You are hereNovember 13, 2017
Inner ear stem cells may someday restore hearing
Inner ear stem cells can be converted to auditory neurons that could reverse deafness, but the process can also make those cells divide too quickly and pose a cancer risk, according to a study led by Rutgers University–New Brunswick scientists.
The encouraging news is that turning stem cells into auditory neurons can be controlled – at least in a petri dish, said Kelvin Y. Kwan, Ph.D., senior author of the study and an assistant professor in Rutger’s Department of Cell Biology and Neuroscience.
“It’s a cautionary tale,” Dr, Kwan said. “People say, 'We’ll just put stem cells in and we’re going to replace lost neurons.’ We’re saying that ‘Yes, we can make neurons,’ but you have other side effects that are unanticipated, such as increased proliferation of stem cells. So this will guide us toward a better strategy for cell replacement therapies.”
So-called hair cells in the inner ear convert sounds into neural signals that are relayed to the brain by spiral ganglion neurons, the study notes. Hearing loss from overexposure to noise causes hair cell loss, severe damage to neuronal processes and slow degeneration of auditory neurons. The neurons do not regenerate once they are lost.
In their study, the scientists overexpressed a gene called NEUROG1 to turn inner ear stem cells into auditory neurons.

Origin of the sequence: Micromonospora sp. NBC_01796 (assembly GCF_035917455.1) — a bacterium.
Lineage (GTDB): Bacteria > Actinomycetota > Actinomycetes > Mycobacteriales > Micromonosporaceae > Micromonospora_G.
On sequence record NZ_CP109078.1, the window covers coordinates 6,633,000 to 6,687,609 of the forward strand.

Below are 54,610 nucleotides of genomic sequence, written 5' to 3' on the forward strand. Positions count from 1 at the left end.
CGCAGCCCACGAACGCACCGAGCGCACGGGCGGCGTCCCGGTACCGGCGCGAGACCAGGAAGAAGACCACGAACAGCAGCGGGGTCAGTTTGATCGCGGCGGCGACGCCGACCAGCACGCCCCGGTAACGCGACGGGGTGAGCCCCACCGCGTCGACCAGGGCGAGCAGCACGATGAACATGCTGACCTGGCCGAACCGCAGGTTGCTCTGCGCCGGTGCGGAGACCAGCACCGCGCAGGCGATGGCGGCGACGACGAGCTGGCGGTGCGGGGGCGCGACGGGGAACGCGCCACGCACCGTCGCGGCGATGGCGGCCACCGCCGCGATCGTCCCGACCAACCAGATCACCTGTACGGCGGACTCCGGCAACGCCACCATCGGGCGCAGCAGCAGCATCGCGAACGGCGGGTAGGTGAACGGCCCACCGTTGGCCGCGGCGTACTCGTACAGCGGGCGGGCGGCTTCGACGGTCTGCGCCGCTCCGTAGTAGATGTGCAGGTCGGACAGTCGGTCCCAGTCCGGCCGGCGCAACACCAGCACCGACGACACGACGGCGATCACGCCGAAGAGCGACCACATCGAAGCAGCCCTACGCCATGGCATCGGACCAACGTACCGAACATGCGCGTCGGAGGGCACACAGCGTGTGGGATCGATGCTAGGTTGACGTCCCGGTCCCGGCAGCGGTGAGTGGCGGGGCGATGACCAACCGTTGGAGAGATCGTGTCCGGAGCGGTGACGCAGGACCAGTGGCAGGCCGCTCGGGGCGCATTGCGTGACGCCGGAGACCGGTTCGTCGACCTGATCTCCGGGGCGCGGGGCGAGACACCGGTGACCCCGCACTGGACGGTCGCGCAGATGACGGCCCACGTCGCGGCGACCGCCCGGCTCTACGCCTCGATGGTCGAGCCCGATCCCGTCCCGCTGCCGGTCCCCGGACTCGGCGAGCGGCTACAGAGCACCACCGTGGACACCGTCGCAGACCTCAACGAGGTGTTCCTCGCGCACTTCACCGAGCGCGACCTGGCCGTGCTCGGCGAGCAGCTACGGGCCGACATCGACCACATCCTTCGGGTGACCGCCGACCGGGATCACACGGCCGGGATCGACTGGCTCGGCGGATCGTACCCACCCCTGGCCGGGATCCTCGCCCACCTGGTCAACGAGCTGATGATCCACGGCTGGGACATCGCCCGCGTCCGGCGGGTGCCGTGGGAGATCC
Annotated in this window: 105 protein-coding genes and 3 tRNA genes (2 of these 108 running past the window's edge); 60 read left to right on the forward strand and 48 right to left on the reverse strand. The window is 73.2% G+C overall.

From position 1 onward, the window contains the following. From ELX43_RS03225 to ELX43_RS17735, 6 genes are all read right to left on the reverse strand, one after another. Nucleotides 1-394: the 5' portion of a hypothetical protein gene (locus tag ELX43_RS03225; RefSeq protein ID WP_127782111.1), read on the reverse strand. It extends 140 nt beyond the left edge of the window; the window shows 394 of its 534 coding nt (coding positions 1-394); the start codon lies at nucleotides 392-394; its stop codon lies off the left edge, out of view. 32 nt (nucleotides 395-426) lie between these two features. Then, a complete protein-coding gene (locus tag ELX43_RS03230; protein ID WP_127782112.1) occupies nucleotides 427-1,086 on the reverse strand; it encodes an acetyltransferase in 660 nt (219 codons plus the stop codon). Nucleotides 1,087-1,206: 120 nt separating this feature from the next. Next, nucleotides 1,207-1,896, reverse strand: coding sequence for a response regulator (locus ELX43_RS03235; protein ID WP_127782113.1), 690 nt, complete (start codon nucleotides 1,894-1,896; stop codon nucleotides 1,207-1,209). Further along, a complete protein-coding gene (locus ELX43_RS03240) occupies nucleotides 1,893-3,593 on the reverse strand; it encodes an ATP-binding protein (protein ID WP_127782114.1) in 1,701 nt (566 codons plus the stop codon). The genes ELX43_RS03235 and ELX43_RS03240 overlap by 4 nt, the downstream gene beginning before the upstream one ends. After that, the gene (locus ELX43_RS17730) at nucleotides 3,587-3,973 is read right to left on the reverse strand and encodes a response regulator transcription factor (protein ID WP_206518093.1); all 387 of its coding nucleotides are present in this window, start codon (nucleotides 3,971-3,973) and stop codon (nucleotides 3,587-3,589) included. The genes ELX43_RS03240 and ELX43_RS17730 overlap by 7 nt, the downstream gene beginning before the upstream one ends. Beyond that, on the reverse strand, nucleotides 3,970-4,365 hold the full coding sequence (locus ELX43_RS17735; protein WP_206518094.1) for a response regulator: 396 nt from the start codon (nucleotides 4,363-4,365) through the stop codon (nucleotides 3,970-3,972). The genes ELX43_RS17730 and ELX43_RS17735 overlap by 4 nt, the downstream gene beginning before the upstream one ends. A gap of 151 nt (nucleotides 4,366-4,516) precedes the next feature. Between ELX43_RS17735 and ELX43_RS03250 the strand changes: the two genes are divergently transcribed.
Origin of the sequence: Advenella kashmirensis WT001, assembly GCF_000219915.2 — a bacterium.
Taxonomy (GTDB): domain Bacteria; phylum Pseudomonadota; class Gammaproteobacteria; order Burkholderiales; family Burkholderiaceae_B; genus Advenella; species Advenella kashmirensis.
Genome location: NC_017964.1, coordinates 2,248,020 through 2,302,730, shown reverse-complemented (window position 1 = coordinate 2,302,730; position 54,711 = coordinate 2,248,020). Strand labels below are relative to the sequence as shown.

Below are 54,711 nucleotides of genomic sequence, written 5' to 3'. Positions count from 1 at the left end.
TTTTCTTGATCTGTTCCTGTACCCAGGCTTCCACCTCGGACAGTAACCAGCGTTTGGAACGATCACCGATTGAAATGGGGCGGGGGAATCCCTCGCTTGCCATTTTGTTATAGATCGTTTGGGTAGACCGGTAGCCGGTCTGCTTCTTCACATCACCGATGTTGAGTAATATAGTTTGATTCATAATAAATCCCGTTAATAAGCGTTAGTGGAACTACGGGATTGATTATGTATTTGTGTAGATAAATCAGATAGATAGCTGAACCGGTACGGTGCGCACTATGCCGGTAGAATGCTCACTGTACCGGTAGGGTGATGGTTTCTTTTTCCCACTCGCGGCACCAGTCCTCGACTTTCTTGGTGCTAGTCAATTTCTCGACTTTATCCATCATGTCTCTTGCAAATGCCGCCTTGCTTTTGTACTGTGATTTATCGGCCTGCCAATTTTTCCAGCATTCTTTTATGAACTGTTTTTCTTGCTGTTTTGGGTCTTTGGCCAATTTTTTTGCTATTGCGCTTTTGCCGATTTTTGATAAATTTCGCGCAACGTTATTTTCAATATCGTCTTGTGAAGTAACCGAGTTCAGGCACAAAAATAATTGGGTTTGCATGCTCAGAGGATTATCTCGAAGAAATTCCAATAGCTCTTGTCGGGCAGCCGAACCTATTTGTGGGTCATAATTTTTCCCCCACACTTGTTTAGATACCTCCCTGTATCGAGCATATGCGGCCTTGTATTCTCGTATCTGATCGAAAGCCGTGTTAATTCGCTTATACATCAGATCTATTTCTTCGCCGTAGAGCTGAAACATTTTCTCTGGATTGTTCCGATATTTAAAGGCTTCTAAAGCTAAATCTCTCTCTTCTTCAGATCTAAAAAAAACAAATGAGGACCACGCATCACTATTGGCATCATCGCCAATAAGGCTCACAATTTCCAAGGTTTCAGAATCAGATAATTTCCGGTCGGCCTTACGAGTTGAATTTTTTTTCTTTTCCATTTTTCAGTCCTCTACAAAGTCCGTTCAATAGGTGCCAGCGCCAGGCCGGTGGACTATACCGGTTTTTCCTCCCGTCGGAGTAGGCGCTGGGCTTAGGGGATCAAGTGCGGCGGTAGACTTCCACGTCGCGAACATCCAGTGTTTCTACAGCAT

“But since that leads to increased cell division and NEUROG1 is used in other stem cells to make other types of neurons, scientists in other fields should be aware that when using this factor, they’ll probably also increase cell proliferation,” Dr. Kwan said.
The Rutgers scientists also discovered that chromatin – DNA studded with histone proteins – influences how NEUROG1 functions. Changes in chromatin may help reduce unwanted stem cell proliferation and can be achieved by adding drugs to experimental cultures in Petri dishes, Dr. Kwan said.
“Ideally, we would change the chromatin state before we start overexpressing NEUROG1 and prevent unwanted stem cell proliferation,” he said.
The study, published in Stem Cell Reports, was led by Zhichao Song, a doctoral student in Kwan’s lab. Co-author Azadeh Jadali is a postdoctoral associate in the lab.
A stem cell-derived neuron grafted onto a mouse cochlea in the inner ear that lacked neurons. The new neuron is marked red, hair cells that convert sounds into neural signals are green and hair bundles are blue. Image courtesy of Kelvin Y. Kwan/Rutgers University-New Brunswick.